Collaboration, Critical Thinking, Creativity and Citizenship. As they get defined to fit our school’s culture and vision, they will be used as a reference in student assessment and activity planning, thus promoting deep and holistic learning. The pandemic put everybody to the test. Teachers had to redefine teaching and learning and find ways to leverage technology as never before. This was particularly hard in Kindergarten, given the enormous limitations in attention spans and autonomy of our youngest students, and required unprecedented collaboration from families from their homes. One of the most salient examples of this was the "collegiate evaluation", a new student assessment approach that combined the evidence teachers gathered through digital portfolios with the observations from parents to jointly achieve an integral view of student progress. Kindergarten staff also transformed its usual workshops into "innovation spaces" offering yoga, cooking, theatre, art and science; expanded its SEIL (Spiritual, Emotional Intelligence & Leadership) reach with activities such as "Emotions Explorers"; and managed to conduct music and physical education activities through Zoom. Primary combined synchronous lessons by Zoom with asynchronous tasks and activities, focusing on academics with a prioritisation of core curriculum content and

on socio-emotional wellbeing through SEIL and beyond, while also conducting artistic and physical education activities to promote the holistic development of our students. Directors and teachers displayed unparalleled commitment, creativity and collegiality whilst analysing input from class observations as well as feedback from parents to continually tailor strategies to best suit the needs of each year group. Dedicated focus was given to maintain levels of engagement and motivation throughout the long lockdown, especially with the youngest learners whose degree of autonomy is lower and the need of parental support stronger. In spite of the huge challenges in dealing with virtual learning, the Primary team made significant progress on the competency framework, defining rubrics and using them as a reference in student assessment. Secondary also worked extensively on becoming a competency-based school, through the continuation of the Sea of Learning and other initiatives to involve students in interdisciplinary projects where our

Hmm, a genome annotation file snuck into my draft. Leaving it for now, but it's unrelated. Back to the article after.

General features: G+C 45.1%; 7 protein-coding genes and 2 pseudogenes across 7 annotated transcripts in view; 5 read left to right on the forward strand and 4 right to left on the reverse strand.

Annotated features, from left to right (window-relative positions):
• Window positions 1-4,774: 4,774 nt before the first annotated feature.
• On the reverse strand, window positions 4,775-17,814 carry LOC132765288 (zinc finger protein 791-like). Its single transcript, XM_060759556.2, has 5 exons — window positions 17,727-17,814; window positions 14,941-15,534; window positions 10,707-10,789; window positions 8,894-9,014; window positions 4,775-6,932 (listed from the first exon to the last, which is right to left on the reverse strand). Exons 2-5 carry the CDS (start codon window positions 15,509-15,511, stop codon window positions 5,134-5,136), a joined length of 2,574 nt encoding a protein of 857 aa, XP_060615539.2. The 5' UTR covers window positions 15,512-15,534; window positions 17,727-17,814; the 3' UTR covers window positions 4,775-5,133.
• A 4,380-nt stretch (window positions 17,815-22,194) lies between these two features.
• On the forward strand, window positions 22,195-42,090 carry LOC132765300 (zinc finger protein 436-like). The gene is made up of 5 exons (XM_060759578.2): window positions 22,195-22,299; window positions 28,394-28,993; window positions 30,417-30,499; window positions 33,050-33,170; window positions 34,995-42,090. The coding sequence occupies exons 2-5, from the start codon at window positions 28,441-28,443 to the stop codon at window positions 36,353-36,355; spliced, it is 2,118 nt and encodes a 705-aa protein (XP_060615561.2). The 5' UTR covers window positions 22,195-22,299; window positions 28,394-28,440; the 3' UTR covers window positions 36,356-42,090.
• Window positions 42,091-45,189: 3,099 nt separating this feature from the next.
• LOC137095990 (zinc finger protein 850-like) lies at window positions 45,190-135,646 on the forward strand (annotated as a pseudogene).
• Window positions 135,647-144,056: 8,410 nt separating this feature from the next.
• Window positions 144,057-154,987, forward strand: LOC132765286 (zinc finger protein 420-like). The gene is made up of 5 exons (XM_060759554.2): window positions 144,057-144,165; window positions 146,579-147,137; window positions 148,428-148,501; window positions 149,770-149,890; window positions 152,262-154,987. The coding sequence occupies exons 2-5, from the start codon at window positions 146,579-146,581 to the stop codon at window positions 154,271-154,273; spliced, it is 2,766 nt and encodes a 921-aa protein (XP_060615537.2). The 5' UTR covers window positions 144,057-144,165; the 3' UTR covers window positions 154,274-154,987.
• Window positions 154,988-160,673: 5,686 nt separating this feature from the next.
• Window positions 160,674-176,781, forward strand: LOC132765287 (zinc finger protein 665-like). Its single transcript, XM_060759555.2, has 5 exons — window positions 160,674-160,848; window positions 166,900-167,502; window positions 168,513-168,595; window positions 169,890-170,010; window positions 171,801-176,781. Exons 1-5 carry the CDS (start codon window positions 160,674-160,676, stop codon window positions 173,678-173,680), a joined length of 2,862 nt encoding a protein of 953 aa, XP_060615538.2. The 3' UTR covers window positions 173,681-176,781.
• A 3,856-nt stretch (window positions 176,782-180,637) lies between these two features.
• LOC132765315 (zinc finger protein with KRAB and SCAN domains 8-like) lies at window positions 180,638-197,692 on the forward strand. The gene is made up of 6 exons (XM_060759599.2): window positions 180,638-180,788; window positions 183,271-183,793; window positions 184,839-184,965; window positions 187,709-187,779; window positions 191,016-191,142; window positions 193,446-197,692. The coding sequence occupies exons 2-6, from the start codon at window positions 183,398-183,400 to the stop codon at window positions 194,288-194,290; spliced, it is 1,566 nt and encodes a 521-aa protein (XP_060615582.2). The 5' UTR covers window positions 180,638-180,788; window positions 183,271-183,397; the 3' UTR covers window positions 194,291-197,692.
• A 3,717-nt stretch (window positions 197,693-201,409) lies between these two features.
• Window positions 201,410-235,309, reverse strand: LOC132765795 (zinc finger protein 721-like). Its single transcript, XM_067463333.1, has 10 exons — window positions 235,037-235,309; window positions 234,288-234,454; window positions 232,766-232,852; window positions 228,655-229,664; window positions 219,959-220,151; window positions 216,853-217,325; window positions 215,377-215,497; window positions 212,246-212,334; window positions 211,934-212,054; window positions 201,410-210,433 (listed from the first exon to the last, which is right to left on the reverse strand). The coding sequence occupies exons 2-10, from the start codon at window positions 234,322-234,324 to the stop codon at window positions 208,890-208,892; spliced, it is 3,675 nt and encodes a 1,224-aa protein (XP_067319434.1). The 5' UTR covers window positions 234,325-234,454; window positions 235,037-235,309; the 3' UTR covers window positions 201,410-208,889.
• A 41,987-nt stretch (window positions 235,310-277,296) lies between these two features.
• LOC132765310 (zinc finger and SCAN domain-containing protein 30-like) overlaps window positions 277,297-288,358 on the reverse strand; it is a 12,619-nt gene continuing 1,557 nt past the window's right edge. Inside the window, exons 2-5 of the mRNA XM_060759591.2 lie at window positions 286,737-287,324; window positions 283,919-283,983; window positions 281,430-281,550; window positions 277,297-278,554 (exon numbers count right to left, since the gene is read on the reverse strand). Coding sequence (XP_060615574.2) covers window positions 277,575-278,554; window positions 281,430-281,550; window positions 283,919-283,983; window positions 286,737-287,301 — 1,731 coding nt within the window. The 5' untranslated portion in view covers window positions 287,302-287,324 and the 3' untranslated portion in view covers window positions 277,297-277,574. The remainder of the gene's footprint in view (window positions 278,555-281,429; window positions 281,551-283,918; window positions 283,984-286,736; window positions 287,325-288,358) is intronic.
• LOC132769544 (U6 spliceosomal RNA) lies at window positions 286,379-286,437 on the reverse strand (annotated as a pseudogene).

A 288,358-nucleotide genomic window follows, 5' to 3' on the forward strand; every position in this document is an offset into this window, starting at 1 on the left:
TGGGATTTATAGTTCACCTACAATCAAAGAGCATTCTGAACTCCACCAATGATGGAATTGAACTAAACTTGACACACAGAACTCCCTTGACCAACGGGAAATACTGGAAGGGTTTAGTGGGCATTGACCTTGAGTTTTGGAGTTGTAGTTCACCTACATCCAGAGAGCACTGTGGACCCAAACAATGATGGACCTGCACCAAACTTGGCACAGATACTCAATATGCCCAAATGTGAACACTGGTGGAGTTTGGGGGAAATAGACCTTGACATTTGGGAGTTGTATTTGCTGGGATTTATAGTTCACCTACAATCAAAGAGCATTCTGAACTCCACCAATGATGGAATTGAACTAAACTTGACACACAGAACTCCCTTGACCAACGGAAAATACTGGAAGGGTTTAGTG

competencies were brought to life. Additionally, activities started following the new structure in Secondary, both Intermediate and Senior School, enabling access to ampler, more tailored and flexible spaces for academics and the arts. The GROWth initiative, aimed at supporting students to find their sense of purpose, also gained traction; and mentoring from alumni and parents continued to flourish. Regarding the IB, while written exams were cancelled due to the pandemic, students were evaluated through internal assessment and coursework and 69% obtained their diploma, with an average of 30 points, in line with the historic average. In the Arts, imagination and out-of-the-box thinking were indeed required for staff and students to find ways to express themselves virtually. Kindergarten brilliantly shared work through the Arts Exhibition, a virtual museumlike tour where students could present their works. Through YouTube Live, Primary carried out its concert as a PBL (ProjectBased Learning) proposal, allowing students to participate as performers, backstage, in design or in advertising; and Intermediate students created Trapped!, a musical film fully rehearsed on Zoom and shot with Chroma... a masterpiece! The Alumni, Communications and Arts teams joined forces at year end to organise "One Night By The River", featuring a selection of the work done by IB film students, followed by protocol-following performances



on a stage at Malloy’s, right by the water and well attended by families... from their cars! Most teams had to rethink how to drive their programmes and initiatives, and to work with others to jointly tackle common goals: Physical Education, to keep students motivated and engaged across the screen; SEIL, to support students with increasing socio-emotional issues; Innovation & Technology, to boost teachers’ use of devices and software; Admissions, to reach new families and explain our educational proposal virtually; Communications, to use new channels and adapt message format; Human Resources, to support staff in a pandemic, drive professional development, and expand 360 feedback virtually; and Operations, to maintain and prepare the premises to COVID protocols. I am very happy to report that those challenges were overcome through teamwork and collaboration, bringing us closer. Another noteworthy effort was our parental survey, an initiative from the Communications and Headmaster’s Office teams to establish a new feedback channel with the families. It was also an effective channel to share the school’s quest for finding the right equilibriums during the pandemic (Strike the balance we must!), requiring careful attention to the integration of Academic aspects with Physical, Socioemotional, and Artistic aspects. Results throughout the year were very positive,